Rep. Adam SchiffAdam Bennett SchiffDemocrats introduce resolution condemning acts of violence against the press Schiff asks if defense resources provided intelligence during protests Schiff uses Tiananmen anniversary to condemn Trump’s response to protests MORE (D-Calif.) is calling on Donald TrumpDonald John TrumpSenate advances public lands bill in late-night vote Warren, Democrats urge Trump to back down from veto threat over changing Confederate-named bases Esper orders ‘After Action Review’ of National Guard’s role in protests MORE to completely divest from his businesses, saying it’s the only way the president-elect can prevent conflicts of interest while in office.
In a series of tweets, Schiff cited the Emoluments Clause, which he said provides that no “federal office holder can accept payment from a foreign nation without the explicit approval of Congress.”
“There’s no question the Emoluments Clause applies to POTUS – including Trump. Severe remedies if its violated, including impeachment,” Schiff tweeted.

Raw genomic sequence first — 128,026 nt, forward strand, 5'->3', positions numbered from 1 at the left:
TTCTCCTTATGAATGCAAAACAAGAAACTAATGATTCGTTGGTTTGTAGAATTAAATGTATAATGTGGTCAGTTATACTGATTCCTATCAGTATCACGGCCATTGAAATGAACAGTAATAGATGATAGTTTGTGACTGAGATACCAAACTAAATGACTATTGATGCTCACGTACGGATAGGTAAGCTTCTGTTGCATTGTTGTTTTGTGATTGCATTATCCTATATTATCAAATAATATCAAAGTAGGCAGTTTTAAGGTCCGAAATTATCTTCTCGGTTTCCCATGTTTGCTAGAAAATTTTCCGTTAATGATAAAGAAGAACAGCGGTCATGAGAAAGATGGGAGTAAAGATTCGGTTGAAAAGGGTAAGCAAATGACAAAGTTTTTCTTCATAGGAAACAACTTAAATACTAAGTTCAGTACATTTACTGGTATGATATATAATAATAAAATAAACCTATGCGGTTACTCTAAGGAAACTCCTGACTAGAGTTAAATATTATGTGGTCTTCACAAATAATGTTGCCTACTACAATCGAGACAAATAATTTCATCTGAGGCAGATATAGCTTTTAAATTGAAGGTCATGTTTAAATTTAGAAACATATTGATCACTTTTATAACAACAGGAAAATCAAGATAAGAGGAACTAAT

ADVERTISEMENT”Trump’s very attached to his businesses. Easy to imagine he’ll be affected by his own perceptions of how countries deal with his company.” The California representative then referenced Trump’s refusal to release his tax returns during his presidential campaign, adding that many of the president-elect’s “potential conflicts will be hidden from the public.” “Foreign states will tread carefully around Trump’s private interests, hoping to avoid his wrath and curry favor. We’ve seen this already,” he said. “They’ll assume it’s advantageous to promote a Trump organization, stay at Trump hotels or eliminate hurdles to Trump developments.” Turning over the day-to-day management of his company to his children doesn’t “solve the problem,” Schiff said. “Imagine if Trump’s gratitude or anger bleeds out – muddying America’s foreign policy in ways that elude accountability,” he tweeted. “The only way out of this box is to fully divest. Trump has said he doesn’t care about his business interests anymore. Time to prove it.” The president-elect has been facing backlash from critics over questions of potential conflicts of interest he could face while in office. Trump has said his two adult sons, Eric and Donald Jr., would take over his business interests when he takes office in January. But details of his plans to distance himself from his business empire have remained scant. Earlier this month, a group of Senate Democrats said they will introduce legislation requiring the president-elect to divest any financial assets that pose a conflict of interest and place the money into a blind trust.
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